This interview is really interesting, from a technical and historical perspective - cracking old Apple II edutainment games to reveal the way we taught math, science, reading, etc. in the 80s. If someone made a project of streaming these, it would be a cool way to make them even more accessible! https://paleotronic.com/2018/06/15/confessions-of-a-disk-cracker-the-secrets-of-4am/
I made a little thing on Glitch for making blackout poetry, so you can be emo on the internet faster and more efficiently https://blackoutpoetry.glitch.me
As a subcategory of capitalist realism I feel like Twitter realism is also a thing like... where these totalizing social media platforms have only been around for the last 10 years but people have literally stopped being able to imagine ways of using the internet that aren't defined by ads, metrics, clout, cynically trying to take up more and more of people's time and limit how they use it... or like, that thinking of past alternatives to this is "unrealistic" now for some reason
A good essay from @mcmansionhell: The myth of ‘We don’t build houses like we used to’ https://www.curbed.com/platform/amp/2019/1/16/18184194/mcmansion-hell-kate-wagner-modern-building-materials
@ramsey yes I want a star trek spin-off about keiko and her botanist pals as they go from planet to planet conducting surveys, except it's not narrative, it's presented in a format like a PBS science show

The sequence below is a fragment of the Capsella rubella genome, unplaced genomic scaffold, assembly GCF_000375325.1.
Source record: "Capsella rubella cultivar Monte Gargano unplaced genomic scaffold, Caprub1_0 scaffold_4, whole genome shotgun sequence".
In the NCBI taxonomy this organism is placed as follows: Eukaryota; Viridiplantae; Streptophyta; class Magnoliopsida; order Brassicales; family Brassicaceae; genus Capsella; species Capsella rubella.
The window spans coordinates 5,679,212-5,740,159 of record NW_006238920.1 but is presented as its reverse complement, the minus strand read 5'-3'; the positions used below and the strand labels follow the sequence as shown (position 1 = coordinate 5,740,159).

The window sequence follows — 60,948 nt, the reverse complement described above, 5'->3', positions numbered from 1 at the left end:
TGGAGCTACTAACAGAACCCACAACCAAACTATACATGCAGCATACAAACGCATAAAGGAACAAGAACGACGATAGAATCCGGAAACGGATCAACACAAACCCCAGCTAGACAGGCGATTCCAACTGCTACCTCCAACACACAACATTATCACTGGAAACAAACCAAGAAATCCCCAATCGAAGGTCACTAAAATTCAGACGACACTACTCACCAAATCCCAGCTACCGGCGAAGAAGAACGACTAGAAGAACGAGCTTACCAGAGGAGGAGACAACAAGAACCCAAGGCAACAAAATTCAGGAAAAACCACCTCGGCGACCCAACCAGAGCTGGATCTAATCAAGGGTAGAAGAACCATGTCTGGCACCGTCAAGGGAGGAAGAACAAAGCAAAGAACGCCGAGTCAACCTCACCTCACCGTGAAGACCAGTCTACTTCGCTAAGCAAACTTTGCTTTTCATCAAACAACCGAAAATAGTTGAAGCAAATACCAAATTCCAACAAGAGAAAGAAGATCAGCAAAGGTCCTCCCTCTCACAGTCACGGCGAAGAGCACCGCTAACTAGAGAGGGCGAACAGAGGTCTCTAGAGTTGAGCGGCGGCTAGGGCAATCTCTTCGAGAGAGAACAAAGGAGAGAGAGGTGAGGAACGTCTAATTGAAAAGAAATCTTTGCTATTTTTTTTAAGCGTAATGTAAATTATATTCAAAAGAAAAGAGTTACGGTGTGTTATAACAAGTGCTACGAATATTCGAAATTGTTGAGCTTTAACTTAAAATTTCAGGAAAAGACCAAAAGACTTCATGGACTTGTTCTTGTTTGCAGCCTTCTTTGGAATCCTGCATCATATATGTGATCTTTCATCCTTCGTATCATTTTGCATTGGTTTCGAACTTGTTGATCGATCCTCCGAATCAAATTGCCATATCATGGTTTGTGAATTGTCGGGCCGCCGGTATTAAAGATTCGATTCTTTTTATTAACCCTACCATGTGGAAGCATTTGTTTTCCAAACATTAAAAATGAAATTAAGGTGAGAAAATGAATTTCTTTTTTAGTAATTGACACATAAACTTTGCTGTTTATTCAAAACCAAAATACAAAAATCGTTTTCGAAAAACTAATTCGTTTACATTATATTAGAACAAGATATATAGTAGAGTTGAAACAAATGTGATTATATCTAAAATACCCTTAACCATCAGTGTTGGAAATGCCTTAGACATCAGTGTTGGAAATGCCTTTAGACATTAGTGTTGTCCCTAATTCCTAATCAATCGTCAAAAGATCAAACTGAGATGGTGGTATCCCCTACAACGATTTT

god willing, "final" thoughts on the meditations games stuff-- Show more
I wanna start from the premise that, on a collaborative project, having a place where all contributors are credited together is "standard" across most arts and industries, and that only temporarily displaying a credit when someone's work is onscreen or whatever is kind of problematic and a hassle for multiple reasons. So I don't think it is unusual to expect there would be a page of the site that would be a list of contributors or credits.
Looking for vegan alternative for butter in cooking (for things like cookies). Which one do you prefer? #theGalley
This keyboard has garnered so many compliments... and is also one of the “ugliest” things I’ve ever made.
It makes me think of how I used to wish websites in the 90s should look nicer, and now websites are so nice that I (and everyone else) longs for the messy, mismatched, and glitchy. Same with games.
We want the rough edges that signify amateur creativity and an accessible medium, because beauty can be so easily commodified.
...so I guess the aesthetic here is anti-capitalist? XD
Designer of games, tools, and tiny things. ~they/them
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